This is not a story about glamour and protecting international superstars. This is a true story about a team of bodyguards trying to survive in a tough industry. All people and places have been changed due to discretion and client security. But the core of the story is the absolute truth.
In 2004 I had started a North European-based Bodyguard Agency with some of my friends. We all had great ambitions for the new firm, since the team was comprised of former army special services and law enforcement agents with executive protection training and bodyguard experience. My partner Steen hadÂ trained the year before at ESI Academy in the US and we felt that we had what it takes to make it in the industry.
Four months passed, and we had only had a handful of clients, mostly short-term assignments. More “bouncer” work than “bodyguard work” Steen used to call it. We took assignments like protecting women from physically abusive husbands or boyfriends.
Landing those Executive Protection contracts was challenging, because in Europe, there are more trained bodyguards than actual jobs. But we were optimistic. Finally, in December of 2004 we got the call we where waiting for. A lawyer (let’s call him Mr. Larson) said that he was going to Rotterdam in Holland and needed Close Personal Protection for the trip. He told me that he had a meeting and a deal that he needed to close with one of his clients there. Mr. Larson said that if he liked working with us, he would consider hiring us as full-time drivers and bodyguards. Steen and I went to meet with Mr. Larson and he seemed like a nice person and we were glad to finally get some serious protection work.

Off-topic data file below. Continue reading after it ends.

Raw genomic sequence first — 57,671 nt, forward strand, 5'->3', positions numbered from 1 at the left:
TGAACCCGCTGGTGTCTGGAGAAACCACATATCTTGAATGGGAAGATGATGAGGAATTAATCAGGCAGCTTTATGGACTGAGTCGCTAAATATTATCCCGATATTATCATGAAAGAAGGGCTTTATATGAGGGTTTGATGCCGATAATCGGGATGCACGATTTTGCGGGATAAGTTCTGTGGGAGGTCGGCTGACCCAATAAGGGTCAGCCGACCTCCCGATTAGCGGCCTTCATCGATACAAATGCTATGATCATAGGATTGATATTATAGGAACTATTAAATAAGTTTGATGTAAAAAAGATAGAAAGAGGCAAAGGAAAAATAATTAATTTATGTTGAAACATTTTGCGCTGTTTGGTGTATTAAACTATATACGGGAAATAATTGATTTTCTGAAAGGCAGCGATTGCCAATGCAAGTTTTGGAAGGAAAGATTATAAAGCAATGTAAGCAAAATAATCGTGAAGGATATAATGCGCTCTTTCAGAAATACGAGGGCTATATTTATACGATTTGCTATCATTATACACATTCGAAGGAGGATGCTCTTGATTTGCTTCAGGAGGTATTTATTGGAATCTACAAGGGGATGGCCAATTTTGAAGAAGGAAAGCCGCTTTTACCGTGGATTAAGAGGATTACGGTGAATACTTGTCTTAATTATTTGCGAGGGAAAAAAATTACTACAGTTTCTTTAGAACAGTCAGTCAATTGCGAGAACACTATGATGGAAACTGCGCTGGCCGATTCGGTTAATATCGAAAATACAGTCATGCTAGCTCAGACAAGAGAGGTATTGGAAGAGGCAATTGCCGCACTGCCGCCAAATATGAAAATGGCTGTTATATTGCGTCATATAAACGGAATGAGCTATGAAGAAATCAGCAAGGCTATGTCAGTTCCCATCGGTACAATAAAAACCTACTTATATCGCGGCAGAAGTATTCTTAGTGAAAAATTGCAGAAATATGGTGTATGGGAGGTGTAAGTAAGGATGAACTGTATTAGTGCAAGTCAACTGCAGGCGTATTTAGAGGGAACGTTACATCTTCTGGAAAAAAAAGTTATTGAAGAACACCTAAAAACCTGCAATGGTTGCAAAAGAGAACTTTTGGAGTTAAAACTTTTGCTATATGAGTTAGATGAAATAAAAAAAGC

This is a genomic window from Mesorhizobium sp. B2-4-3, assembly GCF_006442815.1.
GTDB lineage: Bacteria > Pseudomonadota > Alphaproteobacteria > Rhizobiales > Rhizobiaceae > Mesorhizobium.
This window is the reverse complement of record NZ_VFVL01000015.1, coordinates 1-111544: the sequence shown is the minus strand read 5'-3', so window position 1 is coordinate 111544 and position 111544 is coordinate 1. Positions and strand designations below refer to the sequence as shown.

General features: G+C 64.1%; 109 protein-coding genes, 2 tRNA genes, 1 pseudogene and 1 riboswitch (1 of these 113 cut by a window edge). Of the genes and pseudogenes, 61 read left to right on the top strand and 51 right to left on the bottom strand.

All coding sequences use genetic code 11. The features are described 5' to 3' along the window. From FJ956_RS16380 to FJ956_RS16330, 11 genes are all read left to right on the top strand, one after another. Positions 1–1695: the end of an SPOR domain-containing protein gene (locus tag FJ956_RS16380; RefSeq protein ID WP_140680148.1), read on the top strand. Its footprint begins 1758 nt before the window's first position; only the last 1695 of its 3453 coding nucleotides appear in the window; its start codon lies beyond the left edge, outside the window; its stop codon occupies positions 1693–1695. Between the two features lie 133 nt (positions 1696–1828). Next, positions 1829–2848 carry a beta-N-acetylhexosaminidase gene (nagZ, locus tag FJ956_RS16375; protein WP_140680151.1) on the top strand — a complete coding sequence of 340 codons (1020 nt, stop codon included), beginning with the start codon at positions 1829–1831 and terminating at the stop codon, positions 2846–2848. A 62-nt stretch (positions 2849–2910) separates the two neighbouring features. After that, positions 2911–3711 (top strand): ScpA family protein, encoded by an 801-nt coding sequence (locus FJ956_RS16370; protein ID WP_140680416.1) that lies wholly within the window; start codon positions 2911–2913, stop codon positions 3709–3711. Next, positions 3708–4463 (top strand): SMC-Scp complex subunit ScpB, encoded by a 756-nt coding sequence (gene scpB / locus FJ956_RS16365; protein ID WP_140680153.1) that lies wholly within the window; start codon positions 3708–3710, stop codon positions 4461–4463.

Apparently, we impressed him, because the same day we took off for Holland in Mr. Larson’s brand new Audi. I drove and Steen was helping me navigate. Mr Larson was working and did not pay much attention to us. I found it odd that this man preferred to travel to Rotterdam by car, (which was a 14 hour road trip). To fly would certainly have been more expedient, but Mr. Larson insisted, and he was the client and was paying a very nice fee for our services. In Rotterdam, we slept for maybe 4 hours at a local cheap hotel before Mr. Larson informed us that we needed to dress casually and look “undercover.” He was anxious to close his deal and was very secretive about the meeting location and all details. Without any information, we were not able to do any type of advance work. Steen said “he had a bad feeling about this contract” and I was feeling the same way.
The meeting took place in a run-down area of Rotterdam in an industrial complex. A Polish man welcomed Mr. Larson and they went into a room and closed the door. I was standing outside with the Polish man’s bodyguard, and Steen was in our car.Â Only five minutes later, Mr. Larson came out smiling and very happy. He said goodbye the Polish man, and told us it was time to drive home!?! On the long drive back, I didn’t know what to think about this strange assignment. It did not make any senseâ€¦and then it hit me–like a slap to the face. Mr. Larson was either himself a criminal, or representing criminal individuals. What was so special and secret about this five-minute business deal, that it required the presence of two bodyguards and a 14-hour drive in a car? Incidentally, Mr. Larson somehow managed to forget his mobile phone. There was something not right about what had just gone on.